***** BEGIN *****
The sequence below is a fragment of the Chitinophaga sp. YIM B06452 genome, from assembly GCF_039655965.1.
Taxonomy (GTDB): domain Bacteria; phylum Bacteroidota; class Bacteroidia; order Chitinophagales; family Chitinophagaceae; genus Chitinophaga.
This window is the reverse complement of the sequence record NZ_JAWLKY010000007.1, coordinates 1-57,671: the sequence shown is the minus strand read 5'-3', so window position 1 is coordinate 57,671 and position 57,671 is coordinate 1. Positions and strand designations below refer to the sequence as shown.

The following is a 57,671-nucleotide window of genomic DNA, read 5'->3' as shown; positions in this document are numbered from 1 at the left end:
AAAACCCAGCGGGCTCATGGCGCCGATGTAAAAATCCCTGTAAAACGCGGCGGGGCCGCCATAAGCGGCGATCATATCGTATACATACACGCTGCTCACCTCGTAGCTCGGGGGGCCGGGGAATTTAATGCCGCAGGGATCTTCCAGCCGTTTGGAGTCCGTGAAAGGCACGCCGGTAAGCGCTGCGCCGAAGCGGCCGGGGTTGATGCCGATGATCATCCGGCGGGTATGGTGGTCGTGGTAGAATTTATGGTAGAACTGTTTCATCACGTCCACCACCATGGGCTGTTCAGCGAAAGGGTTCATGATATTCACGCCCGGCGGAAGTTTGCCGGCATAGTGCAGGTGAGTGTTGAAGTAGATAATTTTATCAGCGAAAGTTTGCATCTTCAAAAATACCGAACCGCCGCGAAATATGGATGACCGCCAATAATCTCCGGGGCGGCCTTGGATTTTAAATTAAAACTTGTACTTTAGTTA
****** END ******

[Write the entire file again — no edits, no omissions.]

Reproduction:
The sequence below is a fragment of the Chitinophaga sp. YIM B06452 genome, from assembly GCF_039655965.1.
Taxonomy (GTDB): domain Bacteria; phylum Bacteroidota; class Bacteroidia; order Chitinophagales; family Chitinophagaceae; genus Chitinophaga.
This window is the reverse complement of the sequence record NZ_JAWLKY010000007.1, coordinates 1-57,671: the sequence shown is the minus strand read 5'-3', so window position 1 is coordinate 57,671 and position 57,671 is coordinate 1. Positions and strand designations below refer to the sequence as shown.

The following is a 57,671-nucleotide window of genomic DNA, read 5'->3' as shown; positions in this document are numbered from 1 at the left end:
AAAACCCAGCGGGCTCATGGCGCCGATGTAAAAATCCCTGTAAAACGCGGCGGGGCCGCCATAAGCGGCGATCATATCGTATACATACACGCTGCTCACCTCGTAGCTCGGGGGGCCGGGGAATTTAATGCCGCAGGGATCTTCCAGCCGTTTGGAGTCCGTGAAAGGCACGCCGGTAAGCGCTGCGCCGAAGCGGCCGGGGTTGATGCCGATGATCATCCGGCGGGTATGGTGGTCGTGGTAGAATTTATGGTAGAACTGTTTCATCACGTCCACCACCATGGGCTGTTCAGCGAAAGGGTTCATGATATTCACGCCCGGCGGAAGTTTGCCGGCATAGTGCAGGTGAGTGTTGAAGTAGATAATTTTATCAGCGAAAGTTTGCATCTTCAAAAATACCGAACCGCCGCGAAATATGGATGACCGCCAATAATCTCCGGGGCGGCCTTGGATTTTAAATTAAAACTTGTACTTTAGTTA